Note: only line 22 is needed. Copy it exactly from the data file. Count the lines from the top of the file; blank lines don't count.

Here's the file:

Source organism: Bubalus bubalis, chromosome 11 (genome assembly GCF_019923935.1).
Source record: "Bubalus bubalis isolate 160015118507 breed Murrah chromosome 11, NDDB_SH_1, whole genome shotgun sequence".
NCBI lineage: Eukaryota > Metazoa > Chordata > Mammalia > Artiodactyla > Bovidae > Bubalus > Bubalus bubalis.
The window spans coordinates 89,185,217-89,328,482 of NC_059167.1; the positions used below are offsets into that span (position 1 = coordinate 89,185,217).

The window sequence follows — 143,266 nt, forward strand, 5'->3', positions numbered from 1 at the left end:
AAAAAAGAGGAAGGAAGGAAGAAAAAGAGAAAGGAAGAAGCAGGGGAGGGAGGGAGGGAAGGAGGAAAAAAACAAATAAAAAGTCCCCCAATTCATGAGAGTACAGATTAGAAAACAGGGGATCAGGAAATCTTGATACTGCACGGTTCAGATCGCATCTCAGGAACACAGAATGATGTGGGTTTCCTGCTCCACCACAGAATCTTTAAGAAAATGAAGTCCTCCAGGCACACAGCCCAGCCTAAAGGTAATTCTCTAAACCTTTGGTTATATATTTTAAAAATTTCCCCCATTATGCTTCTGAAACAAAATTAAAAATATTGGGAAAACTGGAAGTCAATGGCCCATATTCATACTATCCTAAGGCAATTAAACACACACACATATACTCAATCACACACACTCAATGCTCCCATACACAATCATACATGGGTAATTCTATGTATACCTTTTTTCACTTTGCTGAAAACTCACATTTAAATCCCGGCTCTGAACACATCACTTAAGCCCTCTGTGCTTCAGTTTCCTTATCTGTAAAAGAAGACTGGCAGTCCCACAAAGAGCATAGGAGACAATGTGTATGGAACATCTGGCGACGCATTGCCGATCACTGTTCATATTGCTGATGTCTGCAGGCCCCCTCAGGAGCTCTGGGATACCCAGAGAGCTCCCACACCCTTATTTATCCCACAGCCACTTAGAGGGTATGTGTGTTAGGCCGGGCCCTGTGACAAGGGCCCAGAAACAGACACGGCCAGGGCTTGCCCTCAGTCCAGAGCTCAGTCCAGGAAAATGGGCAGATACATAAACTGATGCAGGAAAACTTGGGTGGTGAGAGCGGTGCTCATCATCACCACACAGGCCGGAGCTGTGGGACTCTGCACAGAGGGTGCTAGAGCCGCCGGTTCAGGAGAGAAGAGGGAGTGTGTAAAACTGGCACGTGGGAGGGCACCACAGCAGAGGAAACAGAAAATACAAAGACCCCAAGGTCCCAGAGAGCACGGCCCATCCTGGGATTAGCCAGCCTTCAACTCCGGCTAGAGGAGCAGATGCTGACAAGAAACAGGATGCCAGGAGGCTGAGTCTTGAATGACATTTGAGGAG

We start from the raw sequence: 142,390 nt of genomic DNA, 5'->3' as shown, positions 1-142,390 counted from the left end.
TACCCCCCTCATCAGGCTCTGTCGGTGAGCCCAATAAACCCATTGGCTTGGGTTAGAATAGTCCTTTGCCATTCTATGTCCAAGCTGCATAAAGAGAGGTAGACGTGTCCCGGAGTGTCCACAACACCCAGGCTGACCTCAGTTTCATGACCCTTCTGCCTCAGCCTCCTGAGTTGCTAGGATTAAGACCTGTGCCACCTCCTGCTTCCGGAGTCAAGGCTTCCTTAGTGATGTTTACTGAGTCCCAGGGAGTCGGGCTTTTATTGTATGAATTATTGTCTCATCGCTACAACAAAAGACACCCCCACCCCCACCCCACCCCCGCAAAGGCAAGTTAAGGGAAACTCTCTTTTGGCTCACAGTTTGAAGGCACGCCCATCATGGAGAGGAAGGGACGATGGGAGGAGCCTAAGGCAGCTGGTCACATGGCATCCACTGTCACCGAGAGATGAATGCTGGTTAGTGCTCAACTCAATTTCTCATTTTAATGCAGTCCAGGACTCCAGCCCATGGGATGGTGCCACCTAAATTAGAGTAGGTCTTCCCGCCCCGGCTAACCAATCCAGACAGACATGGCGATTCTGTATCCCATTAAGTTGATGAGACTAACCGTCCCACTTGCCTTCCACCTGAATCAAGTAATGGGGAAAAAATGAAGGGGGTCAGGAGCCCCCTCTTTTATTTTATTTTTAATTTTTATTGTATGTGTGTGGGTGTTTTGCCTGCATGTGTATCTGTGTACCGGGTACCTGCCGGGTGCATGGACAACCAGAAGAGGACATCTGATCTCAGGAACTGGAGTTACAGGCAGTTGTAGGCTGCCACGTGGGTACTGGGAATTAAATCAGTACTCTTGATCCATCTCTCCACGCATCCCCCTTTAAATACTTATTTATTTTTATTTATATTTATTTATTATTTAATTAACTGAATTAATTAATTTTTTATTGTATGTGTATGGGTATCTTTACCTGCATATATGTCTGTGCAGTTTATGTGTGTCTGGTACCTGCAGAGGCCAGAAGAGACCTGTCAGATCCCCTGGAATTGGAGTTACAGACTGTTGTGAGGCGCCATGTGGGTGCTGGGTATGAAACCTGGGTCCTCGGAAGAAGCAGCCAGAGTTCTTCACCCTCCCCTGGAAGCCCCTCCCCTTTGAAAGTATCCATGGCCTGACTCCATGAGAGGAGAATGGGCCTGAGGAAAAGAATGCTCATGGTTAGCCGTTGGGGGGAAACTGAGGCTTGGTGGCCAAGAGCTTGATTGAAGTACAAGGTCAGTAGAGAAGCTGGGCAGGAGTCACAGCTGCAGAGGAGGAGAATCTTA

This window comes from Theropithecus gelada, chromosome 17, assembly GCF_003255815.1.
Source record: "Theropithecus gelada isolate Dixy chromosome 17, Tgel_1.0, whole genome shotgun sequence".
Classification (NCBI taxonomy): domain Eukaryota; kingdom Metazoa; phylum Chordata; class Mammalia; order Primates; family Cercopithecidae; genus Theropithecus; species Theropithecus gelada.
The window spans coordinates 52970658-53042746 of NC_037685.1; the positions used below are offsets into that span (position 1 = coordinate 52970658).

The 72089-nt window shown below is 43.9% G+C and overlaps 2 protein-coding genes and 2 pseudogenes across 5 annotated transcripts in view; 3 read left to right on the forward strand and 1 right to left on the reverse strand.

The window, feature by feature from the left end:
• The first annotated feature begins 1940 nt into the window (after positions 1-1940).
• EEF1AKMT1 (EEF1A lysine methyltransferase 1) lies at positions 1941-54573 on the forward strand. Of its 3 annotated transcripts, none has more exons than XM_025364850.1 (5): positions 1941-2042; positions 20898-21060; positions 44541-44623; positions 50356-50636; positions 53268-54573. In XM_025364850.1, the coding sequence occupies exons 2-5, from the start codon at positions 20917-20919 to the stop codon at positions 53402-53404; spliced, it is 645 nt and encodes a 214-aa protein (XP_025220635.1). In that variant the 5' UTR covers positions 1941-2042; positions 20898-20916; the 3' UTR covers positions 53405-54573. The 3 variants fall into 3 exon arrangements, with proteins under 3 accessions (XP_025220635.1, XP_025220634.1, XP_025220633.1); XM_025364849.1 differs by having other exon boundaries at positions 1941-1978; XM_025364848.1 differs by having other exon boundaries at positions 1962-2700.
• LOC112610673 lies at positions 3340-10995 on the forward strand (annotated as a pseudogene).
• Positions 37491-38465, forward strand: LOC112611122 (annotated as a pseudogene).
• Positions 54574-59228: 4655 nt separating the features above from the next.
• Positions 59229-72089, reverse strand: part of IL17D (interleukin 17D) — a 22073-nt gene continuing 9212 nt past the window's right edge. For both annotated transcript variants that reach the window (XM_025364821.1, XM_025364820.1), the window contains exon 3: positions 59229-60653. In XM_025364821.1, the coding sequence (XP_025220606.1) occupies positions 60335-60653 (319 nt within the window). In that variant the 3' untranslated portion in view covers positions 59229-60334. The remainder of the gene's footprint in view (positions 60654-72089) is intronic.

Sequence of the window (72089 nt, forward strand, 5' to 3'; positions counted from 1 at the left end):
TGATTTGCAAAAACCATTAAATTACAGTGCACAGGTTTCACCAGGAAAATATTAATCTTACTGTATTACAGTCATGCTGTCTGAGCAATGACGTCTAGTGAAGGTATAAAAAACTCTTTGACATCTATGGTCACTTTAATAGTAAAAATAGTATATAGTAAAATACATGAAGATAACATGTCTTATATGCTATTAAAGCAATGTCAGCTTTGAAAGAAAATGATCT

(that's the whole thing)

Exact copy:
TGATTTGCAAAAACCATTAAATTACAGTGCACAGGTTTCACCAGGAAAATATTAATCTTACTGTATTACAGTCATGCTGTCTGAGCAATGACGTCTAGTGAAGGTATAAAAAACTCTTTGACATCTATGGTCACTTTAATAGTAAAAATAGTATATAGTAAAATACATGAAGATAACATGTCTTATATGCTATTAAAGCAATGTCAGCTTTGAAAGAAAATGATCT